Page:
Events

My dinner with George: A coach’s chat after Paris-Roubaix

Just a few hours after finishing Paris-Roubaix, George and I met for dinner. We talked about the day, about the season, and about the future. All in all, George is happy. He knows he can win Paris-Roubaix, and that the best years are still to come. Everything was going great up until the Arenberg Forest. George made a good move and said he was having no real problems finding a good line. He was leaving people behind and making it look easy. When the front tire punctured, controlling the bike was almost impossible. Johan Bruyneel told him on the radio that there were wheels waiting at the

By Chris Carmichael

Just a few hours after finishing Paris-Roubaix, George and I met for dinner. We talked about the day, about the season, and about the future. All in all, George is happy. He knows he can win Paris-Roubaix, and that the best years are still to come.

Everything was going great up until the Arenberg Forest. George made a good move and said he was having no real problems finding a good line. He was leaving people behind and making it look easy. When the front tire punctured, controlling the bike was almost impossible. Johan Bruyneel told him on the radio that there were wheels waiting at the end of the cobblestones, but that was 800 meters away. On the cobblestones, mechanical help can take anywhere from seconds to minutes to appear, so George continued trying to ride toward the waiting wheels instead of waiting for a motor. As he struggled to move forward, he was caught and passed by the group he had left behind just a little while earlier. A motor showed up with a wheel and the chase was on. The effort to get back to the lead group after the Arenberg Forest was taxing, but George said he had great legs all day and he recovered quickly.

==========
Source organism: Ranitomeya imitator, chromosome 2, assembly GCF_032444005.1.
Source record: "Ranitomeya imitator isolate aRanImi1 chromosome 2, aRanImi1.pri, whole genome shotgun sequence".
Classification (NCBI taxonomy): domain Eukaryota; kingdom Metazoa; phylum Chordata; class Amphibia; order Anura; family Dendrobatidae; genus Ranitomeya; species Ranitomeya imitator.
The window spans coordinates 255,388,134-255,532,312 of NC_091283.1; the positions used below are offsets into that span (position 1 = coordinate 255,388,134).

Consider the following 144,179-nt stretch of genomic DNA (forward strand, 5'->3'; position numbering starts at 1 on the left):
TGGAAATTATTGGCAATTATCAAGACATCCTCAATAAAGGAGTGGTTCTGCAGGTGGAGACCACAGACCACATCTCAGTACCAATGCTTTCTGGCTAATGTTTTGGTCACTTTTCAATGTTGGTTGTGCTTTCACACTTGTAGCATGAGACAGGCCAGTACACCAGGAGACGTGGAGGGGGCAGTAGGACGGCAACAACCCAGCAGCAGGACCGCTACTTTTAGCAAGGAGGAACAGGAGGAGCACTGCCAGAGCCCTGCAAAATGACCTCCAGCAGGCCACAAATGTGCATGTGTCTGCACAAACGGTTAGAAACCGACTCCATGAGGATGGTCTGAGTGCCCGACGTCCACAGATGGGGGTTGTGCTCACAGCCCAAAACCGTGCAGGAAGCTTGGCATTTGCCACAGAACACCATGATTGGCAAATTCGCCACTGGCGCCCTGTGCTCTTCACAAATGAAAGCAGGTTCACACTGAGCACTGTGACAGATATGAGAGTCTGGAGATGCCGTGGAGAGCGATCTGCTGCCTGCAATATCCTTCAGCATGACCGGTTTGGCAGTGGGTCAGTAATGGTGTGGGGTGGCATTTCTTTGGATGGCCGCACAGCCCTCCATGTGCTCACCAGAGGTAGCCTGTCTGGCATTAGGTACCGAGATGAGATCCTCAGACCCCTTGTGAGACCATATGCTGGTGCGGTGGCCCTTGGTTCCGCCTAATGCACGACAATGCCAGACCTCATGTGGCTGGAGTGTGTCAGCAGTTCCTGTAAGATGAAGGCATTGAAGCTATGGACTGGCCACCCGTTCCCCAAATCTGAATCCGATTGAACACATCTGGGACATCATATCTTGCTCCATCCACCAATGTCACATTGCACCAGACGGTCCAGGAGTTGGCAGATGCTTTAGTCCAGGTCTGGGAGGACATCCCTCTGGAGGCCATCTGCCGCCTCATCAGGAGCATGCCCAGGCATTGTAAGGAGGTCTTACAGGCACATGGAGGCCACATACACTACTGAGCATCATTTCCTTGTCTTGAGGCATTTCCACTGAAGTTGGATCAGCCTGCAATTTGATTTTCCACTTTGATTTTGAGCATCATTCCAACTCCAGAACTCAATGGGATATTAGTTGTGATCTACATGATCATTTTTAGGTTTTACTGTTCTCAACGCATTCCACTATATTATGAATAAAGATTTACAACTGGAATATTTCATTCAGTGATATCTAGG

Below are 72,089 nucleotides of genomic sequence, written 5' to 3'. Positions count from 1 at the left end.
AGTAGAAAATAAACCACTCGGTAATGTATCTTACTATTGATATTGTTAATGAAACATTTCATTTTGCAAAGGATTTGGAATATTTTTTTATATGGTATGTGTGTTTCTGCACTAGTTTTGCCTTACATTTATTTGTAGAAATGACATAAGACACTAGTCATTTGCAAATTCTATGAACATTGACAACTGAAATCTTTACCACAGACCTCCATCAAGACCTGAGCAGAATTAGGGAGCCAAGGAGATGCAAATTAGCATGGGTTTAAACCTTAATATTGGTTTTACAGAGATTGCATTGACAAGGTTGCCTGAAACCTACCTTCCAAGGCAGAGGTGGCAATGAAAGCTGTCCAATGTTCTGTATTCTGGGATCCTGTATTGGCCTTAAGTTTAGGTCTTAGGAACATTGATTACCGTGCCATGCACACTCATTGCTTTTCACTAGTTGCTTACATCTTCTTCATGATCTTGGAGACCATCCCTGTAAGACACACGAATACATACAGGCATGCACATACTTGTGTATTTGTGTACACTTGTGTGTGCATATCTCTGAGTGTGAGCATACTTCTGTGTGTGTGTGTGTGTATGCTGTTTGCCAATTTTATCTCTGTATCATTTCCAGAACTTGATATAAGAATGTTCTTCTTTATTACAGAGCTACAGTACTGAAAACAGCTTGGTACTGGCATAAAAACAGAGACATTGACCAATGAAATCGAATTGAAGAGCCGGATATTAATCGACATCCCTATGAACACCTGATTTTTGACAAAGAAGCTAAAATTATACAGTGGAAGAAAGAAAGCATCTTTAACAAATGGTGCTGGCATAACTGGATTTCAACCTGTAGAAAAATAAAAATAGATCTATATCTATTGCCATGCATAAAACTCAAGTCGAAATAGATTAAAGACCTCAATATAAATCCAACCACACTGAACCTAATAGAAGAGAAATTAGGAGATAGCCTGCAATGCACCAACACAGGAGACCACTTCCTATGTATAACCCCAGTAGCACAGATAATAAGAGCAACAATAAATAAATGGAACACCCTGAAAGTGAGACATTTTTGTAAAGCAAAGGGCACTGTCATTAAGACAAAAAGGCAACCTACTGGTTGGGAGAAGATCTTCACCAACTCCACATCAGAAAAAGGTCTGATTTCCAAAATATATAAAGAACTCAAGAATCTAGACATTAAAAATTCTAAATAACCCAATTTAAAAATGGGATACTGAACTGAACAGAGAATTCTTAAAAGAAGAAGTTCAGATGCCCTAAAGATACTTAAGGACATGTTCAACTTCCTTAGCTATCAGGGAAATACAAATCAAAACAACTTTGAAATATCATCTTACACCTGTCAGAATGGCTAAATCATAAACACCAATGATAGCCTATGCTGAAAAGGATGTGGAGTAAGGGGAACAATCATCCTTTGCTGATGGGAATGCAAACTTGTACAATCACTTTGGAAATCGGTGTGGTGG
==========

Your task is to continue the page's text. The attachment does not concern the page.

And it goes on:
Editor’s Note: The remainder of this article, which looks at Hincapie’s and other riders’ performances on Sunday, is posted on Chris Carmichael’s coaching web site, TrainRight.com